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Reform Party outlines its labour policies in May Day message

The Reform Party's May Day Message:

The Reform Party wishes all Singaporean workers and their families a happy May Day 2010. We would like to take this opportunity to remind people that the Reform Party’s objective is to raise the living standards of all Singaporeans rather than just maximising the size of our GDP by allowing the import of foreign workers at Third World wage rates. The impact of these policies has been adverse for median real incomes, which have stagnated over the past decade and disastrous for those in the bottom 20% who have seen a fall in real incomes of the order of 20%.

The Reform Party has always emphasised productivity growth rather than GDP growth on its own as the key to higher living standards and pointed out Singapore’s abysmal record in this regard over the last decade. In the last Budget we forced an apparent U-turn by the PAP who made measures to improve productivity the cornerstone of the Budget. However with the fragile recovery in the US economy, as well as China’s switch to domestic demand-led expansion driven by enormous state-directed growth in bank lending, the emphasis on productivity seems to be being quietly forgotten in favour of a return to the old growth model fuelled by abundant supplies of cheap labour from abroad.

These are some of the policies the Reform Party would adopt, with the aim both of raising productivity and improving the position of our workers, when it is in government:

1. A minimum wage applicable to all workers except those in certain sectors, like domestic workers and possibly construction, where few Singaporeans work. This would force employers to use labour more productively and reduce the incentive to bring in foreign labour to replace Singaporeans

2. Allowing independent trade unions and removing some of the restrictions on industrial action provided appropriate democratic safeguards are in place to prevent damage to companies and the interests of the majority of workers caused by a small minority. The Reform Party believes that free trade unions and empowerment of the workforce are vital to raising productivity.

3. A tightening of the current very liberal foreign worker policy, particularly the S-pass, where the foreign workers compete directly with semi-skilled Singaporean workers for jobs. Requirement for employers to demonstrate that they are unable to get Singaporean workers at the prevailing wage rate rather than being able to sack their Singaporean workforce and bring in cheaper workers from abroad.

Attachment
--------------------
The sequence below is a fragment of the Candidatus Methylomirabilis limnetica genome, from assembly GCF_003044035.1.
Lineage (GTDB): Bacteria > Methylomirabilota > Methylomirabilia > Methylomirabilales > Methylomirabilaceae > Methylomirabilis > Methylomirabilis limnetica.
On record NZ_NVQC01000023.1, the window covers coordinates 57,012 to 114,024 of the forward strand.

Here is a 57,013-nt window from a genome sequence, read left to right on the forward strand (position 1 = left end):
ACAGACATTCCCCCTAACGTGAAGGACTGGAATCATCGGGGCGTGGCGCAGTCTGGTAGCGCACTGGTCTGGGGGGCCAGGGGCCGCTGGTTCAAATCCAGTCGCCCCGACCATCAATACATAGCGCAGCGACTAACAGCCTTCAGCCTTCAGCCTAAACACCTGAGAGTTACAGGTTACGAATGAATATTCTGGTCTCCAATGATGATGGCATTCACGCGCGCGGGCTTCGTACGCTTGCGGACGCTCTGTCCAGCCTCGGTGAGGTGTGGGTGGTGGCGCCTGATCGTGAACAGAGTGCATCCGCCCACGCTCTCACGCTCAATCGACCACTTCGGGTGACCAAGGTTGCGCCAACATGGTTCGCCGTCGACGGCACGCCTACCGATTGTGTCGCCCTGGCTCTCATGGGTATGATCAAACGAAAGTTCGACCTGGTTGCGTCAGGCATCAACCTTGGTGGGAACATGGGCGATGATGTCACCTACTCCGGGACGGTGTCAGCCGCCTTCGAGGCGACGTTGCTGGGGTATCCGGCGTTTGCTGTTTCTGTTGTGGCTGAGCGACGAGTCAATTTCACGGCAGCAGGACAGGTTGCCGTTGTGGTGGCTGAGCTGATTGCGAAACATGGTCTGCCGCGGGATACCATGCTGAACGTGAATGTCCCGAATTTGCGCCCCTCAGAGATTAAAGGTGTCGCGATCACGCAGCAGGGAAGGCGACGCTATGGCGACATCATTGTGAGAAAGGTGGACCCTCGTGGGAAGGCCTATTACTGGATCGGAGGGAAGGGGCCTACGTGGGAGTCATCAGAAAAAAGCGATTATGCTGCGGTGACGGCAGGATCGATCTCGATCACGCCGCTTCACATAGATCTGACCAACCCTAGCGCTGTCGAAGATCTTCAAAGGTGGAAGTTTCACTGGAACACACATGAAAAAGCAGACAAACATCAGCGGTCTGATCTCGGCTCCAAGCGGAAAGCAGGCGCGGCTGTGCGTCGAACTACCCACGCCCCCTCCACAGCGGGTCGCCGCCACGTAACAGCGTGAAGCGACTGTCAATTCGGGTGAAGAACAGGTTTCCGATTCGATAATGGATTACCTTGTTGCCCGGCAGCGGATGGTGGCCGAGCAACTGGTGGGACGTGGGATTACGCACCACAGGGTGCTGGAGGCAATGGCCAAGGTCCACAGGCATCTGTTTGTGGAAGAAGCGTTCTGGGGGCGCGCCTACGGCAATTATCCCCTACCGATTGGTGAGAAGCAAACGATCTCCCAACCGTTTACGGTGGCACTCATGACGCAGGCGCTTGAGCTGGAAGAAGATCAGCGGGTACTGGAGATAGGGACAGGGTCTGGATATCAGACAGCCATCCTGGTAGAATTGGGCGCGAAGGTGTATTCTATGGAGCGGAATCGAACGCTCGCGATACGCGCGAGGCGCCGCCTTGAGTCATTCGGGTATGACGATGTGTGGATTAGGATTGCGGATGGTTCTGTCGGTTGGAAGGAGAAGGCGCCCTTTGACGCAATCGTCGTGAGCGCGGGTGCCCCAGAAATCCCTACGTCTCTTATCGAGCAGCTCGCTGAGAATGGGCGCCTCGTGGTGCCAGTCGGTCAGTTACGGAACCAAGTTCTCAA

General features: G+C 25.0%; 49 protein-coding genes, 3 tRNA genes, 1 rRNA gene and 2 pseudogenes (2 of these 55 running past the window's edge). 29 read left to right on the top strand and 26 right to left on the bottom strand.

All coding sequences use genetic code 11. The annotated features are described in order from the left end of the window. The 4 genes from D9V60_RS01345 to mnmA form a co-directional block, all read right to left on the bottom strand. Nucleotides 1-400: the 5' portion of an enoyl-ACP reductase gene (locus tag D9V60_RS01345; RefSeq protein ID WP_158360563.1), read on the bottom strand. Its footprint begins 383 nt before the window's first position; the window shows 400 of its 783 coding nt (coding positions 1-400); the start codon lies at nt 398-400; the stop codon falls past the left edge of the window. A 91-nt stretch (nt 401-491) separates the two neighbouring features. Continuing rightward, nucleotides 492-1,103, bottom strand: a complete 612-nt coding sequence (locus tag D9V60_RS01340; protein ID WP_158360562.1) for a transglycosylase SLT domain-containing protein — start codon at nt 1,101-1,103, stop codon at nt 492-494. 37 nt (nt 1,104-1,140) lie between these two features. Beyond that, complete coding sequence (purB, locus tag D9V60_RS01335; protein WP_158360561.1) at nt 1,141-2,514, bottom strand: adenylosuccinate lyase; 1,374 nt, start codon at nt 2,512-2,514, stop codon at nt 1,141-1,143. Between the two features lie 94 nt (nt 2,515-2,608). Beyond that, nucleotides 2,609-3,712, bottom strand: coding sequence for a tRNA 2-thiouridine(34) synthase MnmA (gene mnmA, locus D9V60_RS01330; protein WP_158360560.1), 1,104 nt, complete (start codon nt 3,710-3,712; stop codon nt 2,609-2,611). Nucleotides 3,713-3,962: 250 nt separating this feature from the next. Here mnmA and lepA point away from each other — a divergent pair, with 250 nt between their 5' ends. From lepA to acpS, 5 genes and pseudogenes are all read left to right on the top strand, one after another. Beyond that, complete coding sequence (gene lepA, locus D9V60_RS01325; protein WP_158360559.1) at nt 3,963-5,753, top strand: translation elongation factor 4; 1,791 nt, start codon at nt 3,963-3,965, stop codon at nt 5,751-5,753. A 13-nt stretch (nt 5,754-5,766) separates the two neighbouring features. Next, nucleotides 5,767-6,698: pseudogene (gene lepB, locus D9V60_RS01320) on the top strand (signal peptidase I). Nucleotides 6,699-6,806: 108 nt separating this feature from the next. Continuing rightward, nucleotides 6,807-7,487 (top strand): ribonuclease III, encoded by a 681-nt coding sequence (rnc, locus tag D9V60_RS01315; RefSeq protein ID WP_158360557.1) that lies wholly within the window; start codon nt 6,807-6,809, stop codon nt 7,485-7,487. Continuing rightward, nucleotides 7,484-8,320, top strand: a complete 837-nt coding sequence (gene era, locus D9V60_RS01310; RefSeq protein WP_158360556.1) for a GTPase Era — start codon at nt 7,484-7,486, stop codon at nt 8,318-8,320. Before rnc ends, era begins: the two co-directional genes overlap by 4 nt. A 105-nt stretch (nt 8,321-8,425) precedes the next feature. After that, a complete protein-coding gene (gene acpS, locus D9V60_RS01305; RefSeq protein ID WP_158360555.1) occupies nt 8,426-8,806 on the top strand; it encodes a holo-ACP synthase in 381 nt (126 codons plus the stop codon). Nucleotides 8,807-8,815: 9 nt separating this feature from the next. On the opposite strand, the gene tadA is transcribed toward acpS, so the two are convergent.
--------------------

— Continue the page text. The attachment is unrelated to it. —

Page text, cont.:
4. Anti-discrimination legislation to cover sex, race, and age discrimination.

5. Increased investment in education and training, particularly for workers laid off as a result of technological change and for women seeking to re-enter the labour force.

6. Introduction of limited paternity leave as well as greater rights to flexible working.

7. Tax rebates and other benefits for Singaporeans who have served NS on a much more substantial scale than the token amounts currently provided.

However without your help and support we will never get a chance to introduce policies that will directly benefit you and the majority of working Singaporeans. We will never even get seats in Parliament unless you vote for us. And you may not even get a chance to vote unless we get enough candidates and the donations necessary to finance them. The PAP would like you to believe that their expansion of the NCMP scheme will provide you with sufficient alternative voices in Parliament. However NCMPs are toothless and cannot vote on most matters of substance including the Budget. If you don’t want another ten years of income stagnation and being forced to take lower-skilled jobs or work part-time because of competition from cheaper, younger foreign workers (many of whose education has been subsidised by your taxes) who haven’t had to do NS or pay CPF contributions then you need to come forward now. The link below will take you to the various options for Getting Involved on the website:

http://www.thereformparty.net/index.php?option=com_content&view=article&id=51&Itemid=49&lang=en

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Picture from Reform Party's website.